Our research focuses on exploring the emergent phenomena that appear at interfaces, both literal and metaphorical. On the literal side, we are exploring magnetism and spin transport at the interface between magnetically ordered or spin polarized materials and nonmagnetic metals and semiconductors. This physical interface gives rise to phenomena not present in homogeneous bulk systems ranging from traditional spin injection, to magnetic-resonance driven spin pumping, to spin-thermal effects such as the spin Seebeck effect. 

Taking a more metaphorical view, we are also interested in the interface between Physics and Chemistry, in particular the study of magnetism and magnetic resonance in organic-based magnetic materials. For example, we are exploring the impact of metal and ligand substitution on the DC and microwave properties of organic-based magnetic materials, revealing anomalously high Curie temperatures (greater than 600 K) and extraordinarily narrow-linewidth (high quality factor, Q ~ 8,000) ferromagnetic resonances that rival the best inorganic materials (such as yttrium iron garnet, YIG). These high-Q resonances have potential applications in coherent magnonics ranging from non-reciprocal microwave devices, to magnonic crystals, to quantum information.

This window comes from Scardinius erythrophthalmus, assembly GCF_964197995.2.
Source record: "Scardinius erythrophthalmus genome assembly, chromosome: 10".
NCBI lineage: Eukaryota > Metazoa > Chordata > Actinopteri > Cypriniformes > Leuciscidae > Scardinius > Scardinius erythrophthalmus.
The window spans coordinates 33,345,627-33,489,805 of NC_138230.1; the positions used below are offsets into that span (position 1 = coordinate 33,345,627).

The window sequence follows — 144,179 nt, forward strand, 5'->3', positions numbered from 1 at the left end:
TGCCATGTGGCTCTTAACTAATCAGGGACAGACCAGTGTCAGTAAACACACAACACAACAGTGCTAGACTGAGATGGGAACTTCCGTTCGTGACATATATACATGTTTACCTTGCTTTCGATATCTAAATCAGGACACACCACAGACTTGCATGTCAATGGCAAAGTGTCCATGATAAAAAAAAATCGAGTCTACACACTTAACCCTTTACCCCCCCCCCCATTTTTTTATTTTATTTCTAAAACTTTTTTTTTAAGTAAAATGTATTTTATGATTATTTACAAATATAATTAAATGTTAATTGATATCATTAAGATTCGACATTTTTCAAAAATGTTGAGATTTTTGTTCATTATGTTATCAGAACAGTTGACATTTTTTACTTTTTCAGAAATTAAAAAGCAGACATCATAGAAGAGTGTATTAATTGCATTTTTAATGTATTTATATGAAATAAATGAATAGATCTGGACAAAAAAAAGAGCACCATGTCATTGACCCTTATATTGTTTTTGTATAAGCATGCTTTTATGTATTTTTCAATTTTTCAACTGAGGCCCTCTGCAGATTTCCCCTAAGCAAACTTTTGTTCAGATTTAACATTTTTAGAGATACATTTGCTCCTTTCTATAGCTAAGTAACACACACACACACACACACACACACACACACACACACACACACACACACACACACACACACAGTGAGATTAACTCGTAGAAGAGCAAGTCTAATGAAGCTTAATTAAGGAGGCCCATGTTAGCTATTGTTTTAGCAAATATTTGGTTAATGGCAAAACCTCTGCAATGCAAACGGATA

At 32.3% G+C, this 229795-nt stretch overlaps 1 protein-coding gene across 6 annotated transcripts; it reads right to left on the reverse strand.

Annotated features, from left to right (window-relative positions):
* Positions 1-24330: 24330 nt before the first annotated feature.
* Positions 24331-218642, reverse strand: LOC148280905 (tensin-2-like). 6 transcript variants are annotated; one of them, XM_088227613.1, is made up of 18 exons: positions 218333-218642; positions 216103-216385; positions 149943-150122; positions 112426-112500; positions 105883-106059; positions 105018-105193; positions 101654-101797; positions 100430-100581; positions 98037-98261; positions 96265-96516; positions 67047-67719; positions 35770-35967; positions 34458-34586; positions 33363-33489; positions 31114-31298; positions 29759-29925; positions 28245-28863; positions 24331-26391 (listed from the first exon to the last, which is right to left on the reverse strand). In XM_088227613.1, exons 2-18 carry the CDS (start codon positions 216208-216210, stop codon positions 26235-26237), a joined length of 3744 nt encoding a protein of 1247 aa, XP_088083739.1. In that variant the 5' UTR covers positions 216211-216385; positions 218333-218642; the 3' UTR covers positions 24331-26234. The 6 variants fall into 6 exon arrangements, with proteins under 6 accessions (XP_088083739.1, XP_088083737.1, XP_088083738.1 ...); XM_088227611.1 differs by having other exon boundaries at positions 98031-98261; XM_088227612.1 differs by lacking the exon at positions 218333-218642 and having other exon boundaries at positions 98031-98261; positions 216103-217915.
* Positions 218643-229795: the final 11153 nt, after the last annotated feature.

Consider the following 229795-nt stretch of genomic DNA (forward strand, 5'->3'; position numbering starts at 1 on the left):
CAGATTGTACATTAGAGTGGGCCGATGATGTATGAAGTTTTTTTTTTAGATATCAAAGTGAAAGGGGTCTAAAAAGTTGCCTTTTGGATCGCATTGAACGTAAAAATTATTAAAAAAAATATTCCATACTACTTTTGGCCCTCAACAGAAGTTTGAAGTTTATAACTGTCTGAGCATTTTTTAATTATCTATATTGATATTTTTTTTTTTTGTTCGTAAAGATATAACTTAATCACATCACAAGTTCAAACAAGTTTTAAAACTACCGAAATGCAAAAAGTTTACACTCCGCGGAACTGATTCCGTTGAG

In addition to these established programs we have developing efforts in 2D materials, another literal interface where the material itself can be thought of as 100% interface, and DNA based nano-machines, a metaphorical interface between the precise control of DNA structure afforded by Biology and fundamental questions in nanoscience posed by Physics.

Our work is carried out within our laboratory, in several world class user facilities located on OSU's campus, and through a network of national and international collaborators. If you are interested in joining our research group, please feel free to contact Prof. Johnston-Halperin, one of our current students or postdocs, or any of our group alumni, to learn more about current opportunities. Potential students may also want to take a look at the PhD program within the Department of Physics or our APS and NSF sponsored MS to PhD Bridge Program.